Let's say you internally stored a reference to an object, and called it obj1. Later on, obj2 comes down the pipe. If you never mutate objects, and obj1 === obj2 is true, you know absolutely nothing has changed. In many architectures, like React, this allows you easily do powerful optimizations.

That's called "reference equality," where you can simply just compare pointers. But there's also the concept of "value equality," where you can check if two objects are identical by doing obj1.equals(obj2). When things are immutable, you treat objects as just values.

In ClojureScript everything is a value, and even the default equality operator performs the value equality check (as if === would). If you actually wanted to compare instances you would use identical?. The benefit of value equality with immutable data structures is that it can usually do the checks more performantly than a full recursive scan (if it shares structure it can skip that part).

So where does this come into play? I already explained how it makes optimizing React trivial. Just implement shouldComponentUpdate and check if the state is identical, and skip rendering if so.

I also discovered that while using === with Immutable.js does not perform a value equality check (obviously, you can't override JavaScript's semantics), Immutable.js uses value equality for identities of objects. Anywhere that it wants to check if objects are the same, it uses value equality.

For example, keys of a Map object are value equality checked. This means I can store an object in a Map, and retrieve it later just by supplying an object of the same shape:

let map = Immutable.Map();
map = map.set(Immutable.Map({ x: 1, y: 2}), "value");
map.get(Immutable.Map({ x: 1, y: 2 })); // -> "value"

This has a lot of really nice implications. For example, let's say I have a function that takes a query object that specifies fields to pull from a server:

function runQuery(query) {
  // pseudo-code: somehow pass the query to the server and 
  // get some results
  return fetchFromServer(serialize(query));

  select: 'users',
  filter: { name: 'James' }

If I wanted to implement query caching, this is all I would have to do:

let queryCache = Immutable.Map();
function runQuery(query) {
  let cached = queryCache.get(query);
  if(cached) {
    return cached;
  } else {
    let results = fetchFromServer(serialize(query));
    queryCache = queryCache.set(query, results);
    return results;

I can treat the query object as a value, and store the results with it as a key. Later on, if something runs the same query, I'll get back the cached results even if the query object isn't the same instance.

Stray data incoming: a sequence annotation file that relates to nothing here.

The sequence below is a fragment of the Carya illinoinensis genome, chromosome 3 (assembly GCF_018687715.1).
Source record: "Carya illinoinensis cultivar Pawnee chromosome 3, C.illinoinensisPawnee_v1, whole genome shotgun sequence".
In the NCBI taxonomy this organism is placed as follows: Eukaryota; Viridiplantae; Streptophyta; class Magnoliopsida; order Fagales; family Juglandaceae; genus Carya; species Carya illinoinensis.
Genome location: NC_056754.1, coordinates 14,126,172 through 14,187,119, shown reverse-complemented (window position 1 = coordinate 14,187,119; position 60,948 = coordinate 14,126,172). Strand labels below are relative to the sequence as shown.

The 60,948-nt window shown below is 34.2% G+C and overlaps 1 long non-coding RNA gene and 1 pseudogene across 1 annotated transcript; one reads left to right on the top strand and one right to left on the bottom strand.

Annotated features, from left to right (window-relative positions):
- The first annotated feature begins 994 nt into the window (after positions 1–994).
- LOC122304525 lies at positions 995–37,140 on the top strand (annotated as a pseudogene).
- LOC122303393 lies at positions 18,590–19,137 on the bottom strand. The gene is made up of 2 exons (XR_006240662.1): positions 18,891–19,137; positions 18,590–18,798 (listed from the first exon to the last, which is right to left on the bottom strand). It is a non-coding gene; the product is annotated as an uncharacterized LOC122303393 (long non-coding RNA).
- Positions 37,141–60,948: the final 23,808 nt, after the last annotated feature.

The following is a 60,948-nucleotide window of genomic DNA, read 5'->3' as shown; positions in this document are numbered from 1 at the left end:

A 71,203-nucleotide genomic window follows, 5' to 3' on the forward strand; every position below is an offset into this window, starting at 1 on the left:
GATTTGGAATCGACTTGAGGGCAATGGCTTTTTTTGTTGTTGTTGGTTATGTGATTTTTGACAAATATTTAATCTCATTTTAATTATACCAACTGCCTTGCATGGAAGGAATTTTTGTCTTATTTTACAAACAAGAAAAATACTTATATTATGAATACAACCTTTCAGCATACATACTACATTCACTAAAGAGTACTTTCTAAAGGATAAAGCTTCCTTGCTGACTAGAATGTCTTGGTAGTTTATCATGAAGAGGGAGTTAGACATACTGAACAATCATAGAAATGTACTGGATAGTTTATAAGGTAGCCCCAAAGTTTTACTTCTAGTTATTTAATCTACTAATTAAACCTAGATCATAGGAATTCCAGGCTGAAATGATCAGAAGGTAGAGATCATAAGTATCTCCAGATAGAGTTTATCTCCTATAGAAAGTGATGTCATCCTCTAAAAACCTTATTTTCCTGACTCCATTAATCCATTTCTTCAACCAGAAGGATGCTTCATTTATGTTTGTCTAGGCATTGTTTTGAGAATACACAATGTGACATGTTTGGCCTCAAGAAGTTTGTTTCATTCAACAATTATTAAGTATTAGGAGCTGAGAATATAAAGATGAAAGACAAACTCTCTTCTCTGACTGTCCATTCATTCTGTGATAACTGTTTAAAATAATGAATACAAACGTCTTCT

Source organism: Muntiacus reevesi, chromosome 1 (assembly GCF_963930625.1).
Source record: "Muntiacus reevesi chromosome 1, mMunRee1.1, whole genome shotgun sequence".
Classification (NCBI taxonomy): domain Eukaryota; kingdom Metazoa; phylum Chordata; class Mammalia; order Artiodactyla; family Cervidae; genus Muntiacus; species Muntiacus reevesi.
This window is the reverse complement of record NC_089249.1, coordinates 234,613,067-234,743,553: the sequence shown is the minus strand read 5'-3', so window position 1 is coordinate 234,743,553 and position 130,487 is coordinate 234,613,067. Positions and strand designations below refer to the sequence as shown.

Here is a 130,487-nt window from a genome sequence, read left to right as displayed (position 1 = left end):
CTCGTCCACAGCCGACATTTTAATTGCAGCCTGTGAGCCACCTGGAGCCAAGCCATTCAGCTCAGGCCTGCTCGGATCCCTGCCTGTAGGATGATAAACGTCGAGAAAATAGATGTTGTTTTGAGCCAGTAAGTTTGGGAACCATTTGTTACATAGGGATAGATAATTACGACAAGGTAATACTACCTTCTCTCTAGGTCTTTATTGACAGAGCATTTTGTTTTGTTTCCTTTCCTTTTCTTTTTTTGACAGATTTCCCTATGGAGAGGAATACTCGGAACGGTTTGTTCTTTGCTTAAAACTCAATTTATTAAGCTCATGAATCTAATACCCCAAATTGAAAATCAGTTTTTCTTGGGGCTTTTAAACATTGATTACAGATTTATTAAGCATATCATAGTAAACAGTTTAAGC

There are all sorts of patterns that value equality simplifies. In fact, I do the exact same technique when querying for posts.

JavaScript Interop

The major downside to Immutable.js data structures is the reason that they are able to implement all the above features: they are not normal JavaScript data structures. An Immutable.js object is completely different from a JavaScript object.

That means you must do map.get("property") instead of map.property, and array.get(0) instead of array[0]. While Immutable.js goes to great lengths to provide JavaScript-compatible APIs, even they are different (push must return a new array instead of mutating the existing instance). You can feel it fighting the default mutation-heavy semantics of JavaScript.

The reason this makes things complicated is that unless you're really hardcore and are starting a project from scratch, you can't use Immutable objects everywhere. You don't really need to anyway for local objects of small functions. Even if you create every single object/array/etc as immutable, you're going to have to work with 3rd party libraries which use normal JavaScript objects/arrays/etc.

The result is that you never know if you are working with a JavaScript object or an Immutable one. This makes reasoning about functions harder. While it's possible to be clear where you are using immutable objects, you still pass them through the system into places where it's not clear.

In fact, sometimes you might be tempted to put a normal JavaScript object inside an Immutable map. Don't do this. Mixing immutable and mutable state in the same object will reap confusion.

I see two solutions to this:

  1. Use a type system like TypeScript or Flow. This removes the mental burden of remembering where immutable data structures are flowing through the system. Many projects are not willing to take this step though, as it requires quite a different coding style.